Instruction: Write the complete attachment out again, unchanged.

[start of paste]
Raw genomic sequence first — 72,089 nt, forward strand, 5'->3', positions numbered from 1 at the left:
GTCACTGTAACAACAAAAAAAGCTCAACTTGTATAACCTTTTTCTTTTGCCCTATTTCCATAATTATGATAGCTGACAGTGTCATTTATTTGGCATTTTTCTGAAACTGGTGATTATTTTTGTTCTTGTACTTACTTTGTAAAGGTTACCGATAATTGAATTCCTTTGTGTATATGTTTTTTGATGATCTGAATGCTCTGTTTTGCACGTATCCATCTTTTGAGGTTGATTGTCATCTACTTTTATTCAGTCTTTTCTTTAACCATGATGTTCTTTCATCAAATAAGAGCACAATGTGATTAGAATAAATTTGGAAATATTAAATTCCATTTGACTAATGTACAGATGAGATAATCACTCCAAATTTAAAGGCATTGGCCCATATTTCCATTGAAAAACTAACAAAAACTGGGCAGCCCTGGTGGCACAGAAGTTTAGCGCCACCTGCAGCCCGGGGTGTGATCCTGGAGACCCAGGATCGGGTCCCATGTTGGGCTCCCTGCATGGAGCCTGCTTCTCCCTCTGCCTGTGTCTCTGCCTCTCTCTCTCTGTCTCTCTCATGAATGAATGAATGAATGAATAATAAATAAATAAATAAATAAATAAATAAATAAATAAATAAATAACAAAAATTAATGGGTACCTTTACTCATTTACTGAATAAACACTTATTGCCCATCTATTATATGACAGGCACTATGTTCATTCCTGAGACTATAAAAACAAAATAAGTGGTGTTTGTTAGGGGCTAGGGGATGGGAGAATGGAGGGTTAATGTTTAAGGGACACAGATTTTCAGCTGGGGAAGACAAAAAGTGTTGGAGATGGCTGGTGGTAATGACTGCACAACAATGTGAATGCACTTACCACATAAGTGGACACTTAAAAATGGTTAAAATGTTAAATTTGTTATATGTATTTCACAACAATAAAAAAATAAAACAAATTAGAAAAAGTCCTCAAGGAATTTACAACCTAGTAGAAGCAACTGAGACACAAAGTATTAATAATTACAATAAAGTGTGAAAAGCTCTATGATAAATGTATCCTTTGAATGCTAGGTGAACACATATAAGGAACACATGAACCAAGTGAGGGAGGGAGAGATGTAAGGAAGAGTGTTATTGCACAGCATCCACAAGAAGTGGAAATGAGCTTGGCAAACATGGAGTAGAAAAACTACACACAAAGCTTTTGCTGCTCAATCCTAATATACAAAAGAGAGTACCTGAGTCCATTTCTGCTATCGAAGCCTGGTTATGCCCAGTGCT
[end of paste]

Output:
Raw genomic sequence first — 72,089 nt, forward strand, 5'->3', positions numbered from 1 at the left:
GTCACTGTAACAACAAAAAAAGCTCAACTTGTATAACCTTTTTCTTTTGCCCTATTTCCATAATTATGATAGCTGACAGTGTCATTTATTTGGCATTTTTCTGAAACTGGTGATTATTTTTGTTCTTGTACTTACTTTGTAAAGGTTACCGATAATTGAATTCCTTTGTGTATATGTTTTTTGATGATCTGAATGCTCTGTTTTGCACGTATCCATCTTTTGAGGTTGATTGTCATCTACTTTTATTCAGTCTTTTCTTTAACCATGATGTTCTTTCATCAAATAAGAGCACAATGTGATTAGAATAAATTTGGAAATATTAAATTCCATTTGACTAATGTACAGATGAGATAATCACTCCAAATTTAAAGGCATTGGCCCATATTTCCATTGAAAAACTAACAAAAACTGGGCAGCCCTGGTGGCACAGAAGTTTAGCGCCACCTGCAGCCCGGGGTGTGATCCTGGAGACCCAGGATCGGGTCCCATGTTGGGCTCCCTGCATGGAGCCTGCTTCTCCCTCTGCCTGTGTCTCTGCCTCTCTCTCTCTGTCTCTCTCATGAATGAATGAATGAATGAATAATAAATAAATAAATAAATAAATAAATAAATAAATAAATAAATAACAAAAATTAATGGGTACCTTTACTCATTTACTGAATAAACACTTATTGCCCATCTATTATATGACAGGCACTATGTTCATTCCTGAGACTATAAAAACAAAATAAGTGGTGTTTGTTAGGGGCTAGGGGATGGGAGAATGGAGGGTTAATGTTTAAGGGACACAGATTTTCAGCTGGGGAAGACAAAAAGTGTTGGAGATGGCTGGTGGTAATGACTGCACAACAATGTGAATGCACTTACCACATAAGTGGACACTTAAAAATGGTTAAAATGTTAAATTTGTTATATGTATTTCACAACAATAAAAAAATAAAACAAATTAGAAAAAGTCCTCAAGGAATTTACAACCTAGTAGAAGCAACTGAGACACAAAGTATTAATAATTACAATAAAGTGTGAAAAGCTCTATGATAAATGTATCCTTTGAATGCTAGGTGAACACATATAAGGAACACATGAACCAAGTGAGGGAGGGAGAGATGTAAGGAAGAGTGTTATTGCACAGCATCCACAAGAAGTGGAAATGAGCTTGGCAAACATGGAGTAGAAAAACTACACACAAAGCTTTTGCTGCTCAATCCTAATATACAAAAGAGAGTACCTGAGTCCATTTCTGCTATCGAAGCCTGGTTATGCCCAGTGCT